The Federal Government’s review of the NBN’s governance and management was launched on Thursday, with the Opposition calling for the Government to be “immediately dissolved”.
Key points: The review was set up by the Federal Government and has been chaired by Justice Stephen Parry, a former Federal Court judge.
Its release was delayed after a petition was lodged to the High Court The review is now the subject of an urgent parliamentary question The review, which will report to the Government on April 15, is expected to recommend changes to the NBN Co’s governance structure.
“The Federal Government has been clear in its submission that its objective is to ensure that the NBN is managed as a ‘single provider’ in line with its public policy objectives,” Opposition Leader Bill Shorten said in a statement.
“This review, as the Government has promised, is just that.
It’s the latest in a series of Government announcements that have failed to deliver on this objective.”
The Federal Opposition’s bill to dissolve the NBN was submitted in the Senate on Thursday and is expected later in the week.
Senator Parry said the Federal Opposition had submitted its Bill to dissolve NBN Co, but it was not immediately clear whether the Government would follow through.
“It’s our intention to introduce the bill into the Senate today, but we have no date at this stage,” he said.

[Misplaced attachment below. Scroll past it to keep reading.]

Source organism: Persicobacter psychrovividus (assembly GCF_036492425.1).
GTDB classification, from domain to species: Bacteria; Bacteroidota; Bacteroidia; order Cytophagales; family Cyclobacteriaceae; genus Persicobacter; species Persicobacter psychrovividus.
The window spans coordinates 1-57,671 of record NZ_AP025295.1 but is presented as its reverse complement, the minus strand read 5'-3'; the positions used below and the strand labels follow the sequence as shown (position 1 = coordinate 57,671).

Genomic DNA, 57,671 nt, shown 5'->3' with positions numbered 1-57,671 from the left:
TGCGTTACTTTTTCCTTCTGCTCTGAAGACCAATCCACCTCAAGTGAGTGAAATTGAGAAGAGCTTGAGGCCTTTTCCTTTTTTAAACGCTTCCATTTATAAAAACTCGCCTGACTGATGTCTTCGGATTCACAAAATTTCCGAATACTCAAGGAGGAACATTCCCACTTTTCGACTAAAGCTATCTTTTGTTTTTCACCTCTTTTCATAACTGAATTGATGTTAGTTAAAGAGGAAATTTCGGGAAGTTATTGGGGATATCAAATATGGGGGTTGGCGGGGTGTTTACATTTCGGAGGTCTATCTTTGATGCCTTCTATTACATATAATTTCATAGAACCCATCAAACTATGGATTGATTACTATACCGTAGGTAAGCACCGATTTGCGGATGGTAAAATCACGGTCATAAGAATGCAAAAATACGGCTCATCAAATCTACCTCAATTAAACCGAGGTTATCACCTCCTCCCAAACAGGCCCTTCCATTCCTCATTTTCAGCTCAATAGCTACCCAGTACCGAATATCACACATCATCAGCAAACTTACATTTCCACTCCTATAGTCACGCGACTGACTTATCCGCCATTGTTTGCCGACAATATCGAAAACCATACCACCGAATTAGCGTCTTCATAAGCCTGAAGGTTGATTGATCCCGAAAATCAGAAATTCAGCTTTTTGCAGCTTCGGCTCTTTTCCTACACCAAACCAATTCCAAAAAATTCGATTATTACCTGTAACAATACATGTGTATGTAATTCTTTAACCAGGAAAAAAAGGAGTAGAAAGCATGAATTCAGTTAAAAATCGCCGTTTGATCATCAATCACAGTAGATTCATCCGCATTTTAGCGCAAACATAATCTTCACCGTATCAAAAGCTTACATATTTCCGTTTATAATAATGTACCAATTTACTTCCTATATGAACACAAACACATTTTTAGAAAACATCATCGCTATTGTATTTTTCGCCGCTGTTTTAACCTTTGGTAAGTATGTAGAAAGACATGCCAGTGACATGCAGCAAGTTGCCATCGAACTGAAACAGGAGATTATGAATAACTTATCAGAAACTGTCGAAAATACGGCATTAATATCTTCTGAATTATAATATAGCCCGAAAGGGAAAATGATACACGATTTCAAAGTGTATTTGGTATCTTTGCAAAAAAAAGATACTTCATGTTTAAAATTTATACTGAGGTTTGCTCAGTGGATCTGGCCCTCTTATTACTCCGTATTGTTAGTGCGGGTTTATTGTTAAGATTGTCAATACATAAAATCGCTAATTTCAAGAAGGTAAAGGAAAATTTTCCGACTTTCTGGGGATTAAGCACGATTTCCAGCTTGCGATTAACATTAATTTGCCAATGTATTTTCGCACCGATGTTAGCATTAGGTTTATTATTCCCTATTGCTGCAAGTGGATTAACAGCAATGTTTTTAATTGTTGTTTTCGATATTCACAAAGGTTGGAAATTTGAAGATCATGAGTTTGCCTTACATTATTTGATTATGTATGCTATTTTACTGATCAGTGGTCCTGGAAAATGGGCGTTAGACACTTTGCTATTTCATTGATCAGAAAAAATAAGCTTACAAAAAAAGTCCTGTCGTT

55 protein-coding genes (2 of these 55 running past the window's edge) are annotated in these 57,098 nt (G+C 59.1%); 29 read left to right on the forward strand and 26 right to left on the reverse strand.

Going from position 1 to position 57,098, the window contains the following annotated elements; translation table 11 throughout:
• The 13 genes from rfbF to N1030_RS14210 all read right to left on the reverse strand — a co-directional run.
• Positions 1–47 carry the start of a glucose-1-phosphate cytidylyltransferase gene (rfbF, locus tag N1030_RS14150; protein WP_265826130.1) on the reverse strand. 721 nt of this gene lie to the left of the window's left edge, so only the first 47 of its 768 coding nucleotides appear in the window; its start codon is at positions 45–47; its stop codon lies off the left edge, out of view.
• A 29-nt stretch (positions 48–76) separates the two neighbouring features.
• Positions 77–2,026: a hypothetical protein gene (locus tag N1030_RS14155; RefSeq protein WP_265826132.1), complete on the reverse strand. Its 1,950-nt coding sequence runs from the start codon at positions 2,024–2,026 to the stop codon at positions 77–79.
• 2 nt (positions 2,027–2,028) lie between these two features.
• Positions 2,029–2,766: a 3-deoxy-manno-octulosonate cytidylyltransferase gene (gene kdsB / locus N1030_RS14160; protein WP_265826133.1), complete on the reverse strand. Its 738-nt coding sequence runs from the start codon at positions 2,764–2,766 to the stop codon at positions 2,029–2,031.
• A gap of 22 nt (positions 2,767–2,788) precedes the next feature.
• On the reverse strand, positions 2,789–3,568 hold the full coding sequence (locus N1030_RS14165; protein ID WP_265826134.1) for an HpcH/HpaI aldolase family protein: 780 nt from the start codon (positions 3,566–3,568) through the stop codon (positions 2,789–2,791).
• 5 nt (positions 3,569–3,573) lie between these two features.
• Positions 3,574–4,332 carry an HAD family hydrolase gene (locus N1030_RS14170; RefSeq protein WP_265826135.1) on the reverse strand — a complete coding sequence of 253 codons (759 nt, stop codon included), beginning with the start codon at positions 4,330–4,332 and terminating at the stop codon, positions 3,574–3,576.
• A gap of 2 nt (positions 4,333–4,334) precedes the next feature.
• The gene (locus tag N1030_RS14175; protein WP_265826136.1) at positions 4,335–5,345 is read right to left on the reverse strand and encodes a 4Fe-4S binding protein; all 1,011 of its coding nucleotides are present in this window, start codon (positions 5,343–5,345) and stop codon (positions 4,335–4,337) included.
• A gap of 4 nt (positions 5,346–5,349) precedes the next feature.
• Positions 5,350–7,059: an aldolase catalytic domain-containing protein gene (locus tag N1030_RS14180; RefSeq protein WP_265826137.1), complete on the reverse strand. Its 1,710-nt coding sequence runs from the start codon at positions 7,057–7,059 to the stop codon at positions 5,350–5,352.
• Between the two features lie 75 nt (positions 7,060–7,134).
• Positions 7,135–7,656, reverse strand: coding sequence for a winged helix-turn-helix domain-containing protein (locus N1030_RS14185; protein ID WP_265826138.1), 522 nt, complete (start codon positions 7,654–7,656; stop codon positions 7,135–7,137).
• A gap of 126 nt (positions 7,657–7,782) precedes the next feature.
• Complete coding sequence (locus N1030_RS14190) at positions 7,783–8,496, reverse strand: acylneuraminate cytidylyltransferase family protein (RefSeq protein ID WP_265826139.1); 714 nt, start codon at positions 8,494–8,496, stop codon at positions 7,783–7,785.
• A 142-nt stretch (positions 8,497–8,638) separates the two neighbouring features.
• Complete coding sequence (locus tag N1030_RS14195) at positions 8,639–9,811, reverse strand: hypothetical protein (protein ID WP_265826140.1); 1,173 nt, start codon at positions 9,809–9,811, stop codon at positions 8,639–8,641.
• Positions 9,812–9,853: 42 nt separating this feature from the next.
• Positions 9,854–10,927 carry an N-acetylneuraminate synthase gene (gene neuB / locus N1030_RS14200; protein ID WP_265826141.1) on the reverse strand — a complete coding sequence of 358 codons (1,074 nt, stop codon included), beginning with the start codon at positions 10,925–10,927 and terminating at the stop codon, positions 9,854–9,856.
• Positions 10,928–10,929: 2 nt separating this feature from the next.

The bill would “impose an immediate dissolution of NBN Co and require NBN Co to be dissolved as part of the process”, he said, while also “asking the Federal Court to intervene to remove the Federal Director of the National Broadband Network and the Federal Chief Executive Officer of NBN.”
The bill was tabled in the upper house of Parliament in late January.
It was then delayed after an urgent petition was filed to the Federal Circuit Court, asking the court to “impeach” the Federal Cabinet.
The Federal Court later rejected the Government’s petition, but the Federal Parliamentary Joint Committee on Telecommunications argued that the government “must dissolve the National Telecommunications and Information Commission” because of “the seriousness of the matter”.
“The NBN Co is a wholly-owned subsidiary of NBNCo and is wholly owned by NBN Co,” the committee said in its statement.
It also noted that the National Electricity Market Operator (NEAO) is not a subsidiary of the Government and the Government does not have a “subordinate” to the NEAO.
The committee’s decision was made public on Friday, and the bill was returned to the Parliament later in February.
The Government is expected in Parliament on April 10 to introduce its Bill on the NBN.
The NBN Co has struggled with cost overruns in recent years, and was forced to pay back $1.2 billion of debt to investors after it fell behind schedule in the rollout of the network.
NBN Co chief executive Ziggy Switkowski has said that he is committed to getting the NBN to 50 per cent of the population by 2025, which is an ambitious target.
The company has also faced criticism for the rollout delays.
However, the NBN has been praised for the performance of the rollout and has made a number of key improvements to its service.
The National Broadhead Network (NBN) is an Australian network designed to connect all Australians to a common internet connection.
The system, which was rolled out to nearly half of the nation’s premises in December last year, has been criticised for its high costs, high latency and slow speeds.